Pulmonary Fibrosis and COVID-19 Risk


What risks of severity do patients face with viral infection?

Recent guidance from a Canadian team of respiratory experts showed there has not yet been observed risk of worsened or hospitalized cases of coronavirus 2019 (COVID-19) among patients with asthma.

Though some may take it as relief to a very early concern that the virus may discriminately attack patients with respiratory disease, others have pointed out that no COVID-19 data is yet absolute.

In the final part of an interview with HCPLive, Greg Cosgrove, MD, chief medical officer of the Pulmonary Fibrosis Foundation, discussed what’s currently known about associated risks of COVID-19 infection and severity among patients with the rare respiratory disease.

“We don’t understand if there’s an intrinsic risk of acquiring the virus, or if it accelerates, or if they have a worse outcome,” he explained. “Those data are not just available yet.”

Of course, the obvious concern lies in how in a respiratory viral infection could affect a patient suffering from a chronic respiratory disease. Cosgrove explained this patient population’s tolerability for worsened respiratory state, or ability to recover from such an infection, may be a significant concern.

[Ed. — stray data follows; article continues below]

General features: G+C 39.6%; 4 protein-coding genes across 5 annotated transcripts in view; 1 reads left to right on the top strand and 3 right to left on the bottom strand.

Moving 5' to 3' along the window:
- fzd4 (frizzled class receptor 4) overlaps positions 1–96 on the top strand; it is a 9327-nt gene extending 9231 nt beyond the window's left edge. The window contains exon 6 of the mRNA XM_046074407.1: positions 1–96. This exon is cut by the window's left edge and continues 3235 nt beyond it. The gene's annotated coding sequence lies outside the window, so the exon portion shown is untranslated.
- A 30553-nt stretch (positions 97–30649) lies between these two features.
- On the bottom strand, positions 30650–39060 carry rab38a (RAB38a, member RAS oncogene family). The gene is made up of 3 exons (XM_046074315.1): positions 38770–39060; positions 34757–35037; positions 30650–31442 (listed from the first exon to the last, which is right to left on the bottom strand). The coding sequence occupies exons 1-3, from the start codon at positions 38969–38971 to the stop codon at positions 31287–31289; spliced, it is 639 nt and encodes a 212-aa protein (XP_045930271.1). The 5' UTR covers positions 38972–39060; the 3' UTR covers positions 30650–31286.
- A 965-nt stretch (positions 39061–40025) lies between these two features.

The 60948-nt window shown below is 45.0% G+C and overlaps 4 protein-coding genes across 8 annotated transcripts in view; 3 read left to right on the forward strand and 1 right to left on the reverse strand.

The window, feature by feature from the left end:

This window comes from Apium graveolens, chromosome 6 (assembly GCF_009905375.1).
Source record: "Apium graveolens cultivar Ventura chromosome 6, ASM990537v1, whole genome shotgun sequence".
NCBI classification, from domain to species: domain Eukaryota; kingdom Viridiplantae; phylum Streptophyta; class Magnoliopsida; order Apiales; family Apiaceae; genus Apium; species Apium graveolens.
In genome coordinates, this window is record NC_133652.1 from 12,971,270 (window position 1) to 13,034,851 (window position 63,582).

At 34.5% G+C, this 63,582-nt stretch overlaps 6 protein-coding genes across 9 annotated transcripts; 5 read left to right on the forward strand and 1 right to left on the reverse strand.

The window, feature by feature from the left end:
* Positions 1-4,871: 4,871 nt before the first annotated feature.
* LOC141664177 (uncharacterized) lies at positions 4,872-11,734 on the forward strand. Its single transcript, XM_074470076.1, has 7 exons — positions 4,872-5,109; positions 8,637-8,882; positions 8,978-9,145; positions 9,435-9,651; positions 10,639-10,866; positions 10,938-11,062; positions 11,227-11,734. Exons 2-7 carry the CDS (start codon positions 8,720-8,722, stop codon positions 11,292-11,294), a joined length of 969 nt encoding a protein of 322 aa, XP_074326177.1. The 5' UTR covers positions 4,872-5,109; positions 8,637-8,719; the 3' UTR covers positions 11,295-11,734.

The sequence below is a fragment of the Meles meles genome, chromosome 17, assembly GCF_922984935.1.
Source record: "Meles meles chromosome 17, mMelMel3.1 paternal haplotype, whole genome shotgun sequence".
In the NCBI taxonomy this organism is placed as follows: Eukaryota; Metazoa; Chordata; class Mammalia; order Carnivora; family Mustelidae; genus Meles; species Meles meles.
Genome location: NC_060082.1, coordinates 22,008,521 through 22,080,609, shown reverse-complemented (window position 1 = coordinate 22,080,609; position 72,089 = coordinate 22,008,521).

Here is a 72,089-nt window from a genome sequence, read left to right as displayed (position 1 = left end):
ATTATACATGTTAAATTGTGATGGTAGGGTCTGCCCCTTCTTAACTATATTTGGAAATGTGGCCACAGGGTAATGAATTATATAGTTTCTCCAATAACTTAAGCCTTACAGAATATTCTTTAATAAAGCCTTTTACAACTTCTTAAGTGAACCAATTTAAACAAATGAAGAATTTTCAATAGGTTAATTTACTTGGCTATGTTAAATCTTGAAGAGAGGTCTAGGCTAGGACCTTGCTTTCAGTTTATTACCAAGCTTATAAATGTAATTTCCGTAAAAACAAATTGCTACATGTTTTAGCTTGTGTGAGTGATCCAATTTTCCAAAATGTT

Additionally, there’s reasonable concern that affected patients could eventually face a greater risk of developing pulmonary fibrosis. Not enough is known yet.

“We’re cautious to make any predictions,” Cosgrove said. “But certainly we want individuals to be appropriate and cautious, as we all should be in this time frame, to limit exposure to possible infection."

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